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SAILOR'S DITTY BOX. Important identified U.S. Navy seaman's China station cruise box from the turn of the last century. This remarkable relic is constructed of hand dove-tailed mahogany or similar hardwood, and is intricately carved on the top depicting two fierce Chinese dragons in the clouds encircling an American eagle perched on crossed American flags with the relief carved inscription "S.N. US.N." (sic). The carving is of exquisite detail showing the individual scales on the dragons and extremely fine plumage on the eagle. Undoubtedly this piece of art was commissioned by its sailor-owner of a master Chinese carver. The inside of the hinged lidded box is equally remarkable. A fitted panel is held in place in the lid by a small pivoting brass stay. The panel is beautifully painted with a bulldog surrounded by fancy script reading "ASIATIC STATION / HELENA - MONADNOCK / 1902 / 1906 / TROPHY." The neck of the bull dog is signed "G R Schneider," most certainly the name of its skilled shipboard painter/artist. The box is complete with lift out compartmented tray and its original box lock with key, which still works! The front of the box is nicely painted with the initials "J.B.W." Each side of the box is fitted with the original carved cleats which may have held ropework beckets for carrying. The box measures 15 inches wide overall, by 8 1/2 inches high and 10 inches deep. Condition outstanding and untouched. The only flaw that exists is two chips in the panel lid (shown) caused by later nails. We have never come across an identified sailor's ditty box of this quality before!

The armed cruiser USS HELENA was launched by the Newport News Shipbuilding Co., Newport News, Virginia on January 30, 1896. As a newly built ship of the line, HELENA saw battle action in Cuban waters during America's war with Spain. On the 2nd and 3rd of July 1898 she exchanged fire with enemy shore batteries at Fort Tunas. On July 18th she was part of the squadron which closed the port of Manzanillo by sinking and destroying 8 small vessels there in a vigorous attack. A large problem confronting the United States after the war was the Philippine Island Insurrection. To aid in the problem HELENA was dispatched from Boston on November 3rd via the Suez canal for Asiatic Station. HELENA remained in the Far East for the remainder of her career. She served in Chinese waters from October 1900 until March 1903 and was decommissioned in April 1905.

The USS MONADNOCK was a twin-screw, iron-hulled, double turreted monitor! laid down by the Continental Iron Works in Vallejo, California in 1874 and was finally commissioned at the Mare Island Navy Yard on February 20, 1896. With the outbreak of the war with Spain MONADNOCK was ordered to join Admiral Dewey's fleet in the Philippines, arriving in Manilla Bay in August 1898. There she performed blockade duty. After the war she was assigned to Asiatic Station and cruised the rivers of China, particularly the Yangtze, protecting the foreign settlement in Shanghai, through January 1905. She was decommissioned in the Philippines in March 1909.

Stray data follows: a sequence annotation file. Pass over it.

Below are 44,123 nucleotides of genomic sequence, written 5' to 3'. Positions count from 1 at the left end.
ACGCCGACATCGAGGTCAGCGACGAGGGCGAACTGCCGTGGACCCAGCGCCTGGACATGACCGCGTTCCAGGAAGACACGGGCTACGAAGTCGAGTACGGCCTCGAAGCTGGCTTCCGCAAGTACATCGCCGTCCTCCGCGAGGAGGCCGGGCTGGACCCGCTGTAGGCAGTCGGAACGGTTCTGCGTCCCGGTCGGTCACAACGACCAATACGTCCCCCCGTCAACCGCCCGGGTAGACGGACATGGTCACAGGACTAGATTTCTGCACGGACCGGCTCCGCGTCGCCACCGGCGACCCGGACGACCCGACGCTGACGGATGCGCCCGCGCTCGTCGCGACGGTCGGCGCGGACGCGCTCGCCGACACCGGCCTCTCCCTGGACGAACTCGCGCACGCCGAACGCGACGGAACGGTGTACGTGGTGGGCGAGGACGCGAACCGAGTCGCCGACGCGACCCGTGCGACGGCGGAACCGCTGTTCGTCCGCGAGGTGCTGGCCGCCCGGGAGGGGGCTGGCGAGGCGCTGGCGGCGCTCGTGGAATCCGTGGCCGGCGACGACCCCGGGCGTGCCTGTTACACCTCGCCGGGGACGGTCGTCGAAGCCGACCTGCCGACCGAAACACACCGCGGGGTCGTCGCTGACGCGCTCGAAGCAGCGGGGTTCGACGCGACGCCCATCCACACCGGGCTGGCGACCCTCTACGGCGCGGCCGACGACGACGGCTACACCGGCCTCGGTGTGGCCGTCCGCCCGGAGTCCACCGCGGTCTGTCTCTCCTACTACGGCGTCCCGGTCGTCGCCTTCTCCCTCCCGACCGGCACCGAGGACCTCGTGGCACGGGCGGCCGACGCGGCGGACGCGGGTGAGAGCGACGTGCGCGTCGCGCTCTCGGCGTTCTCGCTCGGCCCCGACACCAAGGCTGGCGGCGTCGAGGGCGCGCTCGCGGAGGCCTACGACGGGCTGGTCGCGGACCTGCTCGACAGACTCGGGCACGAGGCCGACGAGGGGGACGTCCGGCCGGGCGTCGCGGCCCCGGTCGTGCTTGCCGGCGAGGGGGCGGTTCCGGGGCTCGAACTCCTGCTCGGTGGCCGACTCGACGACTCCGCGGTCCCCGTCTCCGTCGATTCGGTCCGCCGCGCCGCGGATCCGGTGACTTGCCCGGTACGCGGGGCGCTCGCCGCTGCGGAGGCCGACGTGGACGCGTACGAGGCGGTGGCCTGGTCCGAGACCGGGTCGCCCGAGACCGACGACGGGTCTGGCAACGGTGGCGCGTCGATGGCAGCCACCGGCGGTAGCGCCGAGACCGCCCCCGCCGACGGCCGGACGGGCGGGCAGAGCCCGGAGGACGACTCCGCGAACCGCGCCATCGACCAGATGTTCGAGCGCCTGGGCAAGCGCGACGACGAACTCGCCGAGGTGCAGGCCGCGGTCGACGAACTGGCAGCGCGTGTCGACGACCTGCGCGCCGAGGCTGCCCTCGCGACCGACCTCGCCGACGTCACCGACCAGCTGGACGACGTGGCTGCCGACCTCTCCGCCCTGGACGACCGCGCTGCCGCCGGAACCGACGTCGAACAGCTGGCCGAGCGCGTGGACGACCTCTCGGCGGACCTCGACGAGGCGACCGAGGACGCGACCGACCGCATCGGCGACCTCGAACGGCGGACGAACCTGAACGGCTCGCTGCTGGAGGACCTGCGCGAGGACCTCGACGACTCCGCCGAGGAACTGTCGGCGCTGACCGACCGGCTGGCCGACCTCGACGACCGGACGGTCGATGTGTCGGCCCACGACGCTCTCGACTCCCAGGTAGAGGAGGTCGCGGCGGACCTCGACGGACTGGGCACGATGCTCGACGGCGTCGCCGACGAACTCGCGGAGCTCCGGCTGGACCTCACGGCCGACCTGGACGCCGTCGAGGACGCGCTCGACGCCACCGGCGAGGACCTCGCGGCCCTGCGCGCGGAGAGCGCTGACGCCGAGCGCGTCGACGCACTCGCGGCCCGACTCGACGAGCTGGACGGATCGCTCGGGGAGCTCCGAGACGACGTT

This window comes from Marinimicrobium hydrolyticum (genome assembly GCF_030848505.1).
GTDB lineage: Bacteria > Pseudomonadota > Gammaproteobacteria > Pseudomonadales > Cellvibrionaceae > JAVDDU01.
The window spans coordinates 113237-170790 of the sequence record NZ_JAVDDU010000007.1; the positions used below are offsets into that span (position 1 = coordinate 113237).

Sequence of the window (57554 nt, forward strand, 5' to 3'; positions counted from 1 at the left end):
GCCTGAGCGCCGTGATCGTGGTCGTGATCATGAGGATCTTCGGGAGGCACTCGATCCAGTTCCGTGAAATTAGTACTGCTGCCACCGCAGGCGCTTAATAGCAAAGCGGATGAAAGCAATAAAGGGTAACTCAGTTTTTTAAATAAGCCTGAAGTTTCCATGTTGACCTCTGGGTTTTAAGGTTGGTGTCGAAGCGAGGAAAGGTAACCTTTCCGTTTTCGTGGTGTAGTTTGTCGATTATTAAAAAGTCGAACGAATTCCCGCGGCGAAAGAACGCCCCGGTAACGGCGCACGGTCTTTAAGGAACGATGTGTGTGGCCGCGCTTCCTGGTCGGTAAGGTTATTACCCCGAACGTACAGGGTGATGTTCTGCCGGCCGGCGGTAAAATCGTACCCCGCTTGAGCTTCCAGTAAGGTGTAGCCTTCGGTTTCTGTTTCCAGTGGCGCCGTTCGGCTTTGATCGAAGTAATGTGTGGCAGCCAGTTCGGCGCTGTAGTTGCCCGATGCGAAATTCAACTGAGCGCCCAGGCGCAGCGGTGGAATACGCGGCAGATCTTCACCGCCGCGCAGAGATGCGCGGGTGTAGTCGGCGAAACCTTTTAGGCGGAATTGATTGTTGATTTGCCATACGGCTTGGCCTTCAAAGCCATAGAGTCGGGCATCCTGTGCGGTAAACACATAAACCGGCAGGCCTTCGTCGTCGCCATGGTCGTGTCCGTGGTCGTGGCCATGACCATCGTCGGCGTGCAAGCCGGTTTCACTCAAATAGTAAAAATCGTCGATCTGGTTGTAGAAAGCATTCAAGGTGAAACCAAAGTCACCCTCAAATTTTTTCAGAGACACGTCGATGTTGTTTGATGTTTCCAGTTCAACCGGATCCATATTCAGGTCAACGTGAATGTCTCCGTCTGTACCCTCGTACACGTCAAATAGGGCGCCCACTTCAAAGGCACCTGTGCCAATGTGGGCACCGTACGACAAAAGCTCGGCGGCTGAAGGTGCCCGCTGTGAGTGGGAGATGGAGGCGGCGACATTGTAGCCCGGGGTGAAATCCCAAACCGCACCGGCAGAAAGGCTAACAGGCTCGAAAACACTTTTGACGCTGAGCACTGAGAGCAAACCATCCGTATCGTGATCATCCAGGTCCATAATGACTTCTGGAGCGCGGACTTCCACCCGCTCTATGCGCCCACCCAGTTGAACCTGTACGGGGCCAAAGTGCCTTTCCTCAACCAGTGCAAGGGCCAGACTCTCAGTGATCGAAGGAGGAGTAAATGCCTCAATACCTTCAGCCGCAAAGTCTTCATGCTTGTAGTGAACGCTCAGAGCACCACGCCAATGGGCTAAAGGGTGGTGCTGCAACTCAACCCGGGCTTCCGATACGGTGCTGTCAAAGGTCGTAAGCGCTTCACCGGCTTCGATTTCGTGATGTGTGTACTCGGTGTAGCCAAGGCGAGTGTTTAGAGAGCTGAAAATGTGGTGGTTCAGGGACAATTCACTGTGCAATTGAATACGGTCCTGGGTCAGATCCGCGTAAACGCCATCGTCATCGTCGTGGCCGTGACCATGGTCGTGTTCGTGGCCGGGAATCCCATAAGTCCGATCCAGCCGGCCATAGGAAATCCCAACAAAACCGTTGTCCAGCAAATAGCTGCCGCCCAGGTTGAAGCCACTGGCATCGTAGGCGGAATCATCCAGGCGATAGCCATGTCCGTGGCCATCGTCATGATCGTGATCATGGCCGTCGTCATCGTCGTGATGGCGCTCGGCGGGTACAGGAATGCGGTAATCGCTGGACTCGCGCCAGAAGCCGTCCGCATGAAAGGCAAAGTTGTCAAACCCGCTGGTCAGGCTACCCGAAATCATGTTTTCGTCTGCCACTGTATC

The inscriptions on this box clearly match the colorful histories of the two vessels on which it served.

 

 

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NAVAL CERAMIC. Very early English Staffordshire creamware pitcher, the type of which is also commonly known as a "Liverpool Jug." This glazed porcelain pitcher features three transfers. The obverse is entitled "TOM TRUELOVE GOING TO SEA" with a charming scene depicting a young sailor consoling his lovely mistress, quite distraught at his imminent departure. The sailor's ship is seen in the background and a rousing poem embellishes the bottom. The reverse shows a 3-masted man-o-war flying the British naval ensign above crossed flags and a cannon. A third vignette is under the spout which depicts 3 sailors in a rowboat using a lead line. This jug has professional restoration, which is not apparent, in the areas around the spout and handle. An old hairline crack also exists above the sailor's head. Such distress is consistent with the age and use of this form of ceramic and is perfectly acceptable amongst collectors, considering the age and scarcity of these delicate objects. This jug measures 9 inches tall and 8 1/2 inches wide at the widest point. Extremely rare.

For a nearly identical example entitled "The Sailor's Adieu" and dated 1800, see Plate 90, Gordon Pugh, "Naval Ceramics," The Ceramic Book Company, Newport, England, 1971.

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SWASTIKA-MARKED WWII CHRONOMETER. Very rare and highly collectible 2 day marine chronometer made by the Ulysse Nardin company of Switzerland for the German Third Reich. This handsome World War II ship's timekeeper is of standard form with black spade hands and a white enameled dial signed "ULYSEE NARDIN Locle Suisse." The serial number "4914" appears in red within the seconds bit. The hours are marked with Roman Numerals and the 56 hour UP/DOWN indicator is also marked "HAUT" and "BAS." The superb quality gilt-finished movement is of the spring détente type with fusee and is stamped with the Nardin trademark and serial number "4914" on the backplate. It is housed in its original brass bowl and gimbal apparatus, the surfaces of which bear the original lacquer. These in turn are housed in the original lovely brass-bound mahogany box with "ULYSSE NARDIN Le Locle (Suisse)" nameplate on the front and matching serial number plate "4914." Of exceptional note is the fact that the bottom of the bowl of this chronometer was engraved with the German eagle perched atop a swastika and the Navy serial number "M2381" indicating its official service aboard a Commissioned German Naval vessel during the war! The movement of this chronometer has just been professionally serviced by a former employee of the Mercer chronometer company in England and is guaranteed to be in top running order. Box measures 7 1/2 inches cubed. Complete with original ratcheted chronometer winding key and original box lock key! Outstanding original, unmodified condition in all respects. Authenticity guaranteed.